When YouTube was born five years ago, Yakov Lapitsky was the midwife. He just didn't know it.
Who could blame him for the oversight? All the local man did was hang out with a high school buddy at the San Diego Zoo and videotape him standing in front of two elephants.
Sometimes history is made with a few well-chosen words while setting foot on the moon, but in this case it was 19 seconds of a guy looking into a camera and saying, "So here we are in front of the elephants and the cool thing about these guys is that they have really, really, really, long ... um ... trunks."
That's the substance of the first video ever posted on YouTube, shot by an unsuspecting Yakov, who was in town for a meeting, and featuring his friend Jawed Karim, one of the founders of what is now the third-most visited Web site on the planet.
"I had no idea what I was getting myself into," says Yakov, 29, a native of the former Soviet Union who grew up in Minnesota and today is an assistant professor of chemical and environmental engineering at the University of Toledo. He didn't learn about his role in history until a month after his visit to California when his friend sent him a link to the new Web site.
Uploaded to YouTube on April 23, 2005, and entitled "Me at the zoo," Yakov's handiwork ushered in an era where hundreds of millions of people could watch fat guys do funny dances online or catch up on clips from American Idol. Today, 24 hours of video are uploaded to YouTube every minute and there are more than a billion views each day, according to the company.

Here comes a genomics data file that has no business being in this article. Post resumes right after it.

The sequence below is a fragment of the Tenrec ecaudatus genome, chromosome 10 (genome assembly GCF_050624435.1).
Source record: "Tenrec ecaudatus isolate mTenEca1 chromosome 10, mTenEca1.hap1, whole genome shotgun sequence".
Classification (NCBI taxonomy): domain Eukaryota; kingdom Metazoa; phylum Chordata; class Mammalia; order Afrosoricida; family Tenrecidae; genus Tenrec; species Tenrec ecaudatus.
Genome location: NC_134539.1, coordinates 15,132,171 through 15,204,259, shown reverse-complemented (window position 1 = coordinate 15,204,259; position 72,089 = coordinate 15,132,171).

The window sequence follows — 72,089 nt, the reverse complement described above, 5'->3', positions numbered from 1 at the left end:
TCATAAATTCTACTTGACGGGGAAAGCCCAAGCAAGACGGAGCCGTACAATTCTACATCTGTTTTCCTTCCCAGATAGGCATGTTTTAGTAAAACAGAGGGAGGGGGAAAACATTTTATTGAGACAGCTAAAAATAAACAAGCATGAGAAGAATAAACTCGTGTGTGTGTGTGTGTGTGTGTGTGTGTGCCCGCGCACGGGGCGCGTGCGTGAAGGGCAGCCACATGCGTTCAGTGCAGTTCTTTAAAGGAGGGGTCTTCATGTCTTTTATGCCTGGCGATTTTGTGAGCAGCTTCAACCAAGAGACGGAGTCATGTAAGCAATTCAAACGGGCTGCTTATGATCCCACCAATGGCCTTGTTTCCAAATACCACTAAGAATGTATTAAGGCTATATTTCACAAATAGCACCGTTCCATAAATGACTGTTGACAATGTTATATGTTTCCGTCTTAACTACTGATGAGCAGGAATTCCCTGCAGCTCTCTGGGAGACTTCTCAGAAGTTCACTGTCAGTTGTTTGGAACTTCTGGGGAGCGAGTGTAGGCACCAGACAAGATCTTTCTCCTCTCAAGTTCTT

Yakov remembers the early days when things were just getting started.
"Whenever something out of the ordinary was posted there, I would receive an e-mail from Jawed saying, ‘Check out this video' ... I was trying to finish my dissertation at the time and getting e-mails like this every 15 to 30 minutes was a fun distraction."
Since then, the entire notion of online videos has exploded. Overall, the average online video viewer watched over 12 hours of online video in March, more than double a year ago, according to comScore, a digital media measurement company.
What started out as a vehicle to help friends share videos easily has grown into something that has changed the world. YouTube has become a sort of time capsule for the human race, a repository for our collective humanity. You can learn how to tie a bow tie, watch the Iron Man 2 movie trailer, or see the Berlin Wall fall — over and over again.
Or you can watch a kid with a British accent complain about how his little brother bit his finger in "Charlie bit my finger — again!" You won't be alone. With more than 185 million views, it's the second-most watched video on the site behind a Lady Gaga music video.
Still, it's Yakov's initial contribution that represents the best in YouTube. The episode with the elephants may seem inane or silly, certainly not earth-shattering, but it's moments like those that make up real life and that, when shared, help us get to know each other better.
I'm a regular user of YouTube, posting clips — most of them limited by privacy settings to specific viewers — of everything from vacations to a weird Harry Potter skit my young cousins performed. Nothing beats being able to share family videos with my mom with the click of a button or watching footage of a cousin's baby while the sweet little girl was still in the hospital.
There's no question that YouTube is an invaluable tool to educate and entertain us, but none of that tops its ability to connect us. And to think that it all began at the zoo. Talk about evolution!
Contact Ryan E. Smith at: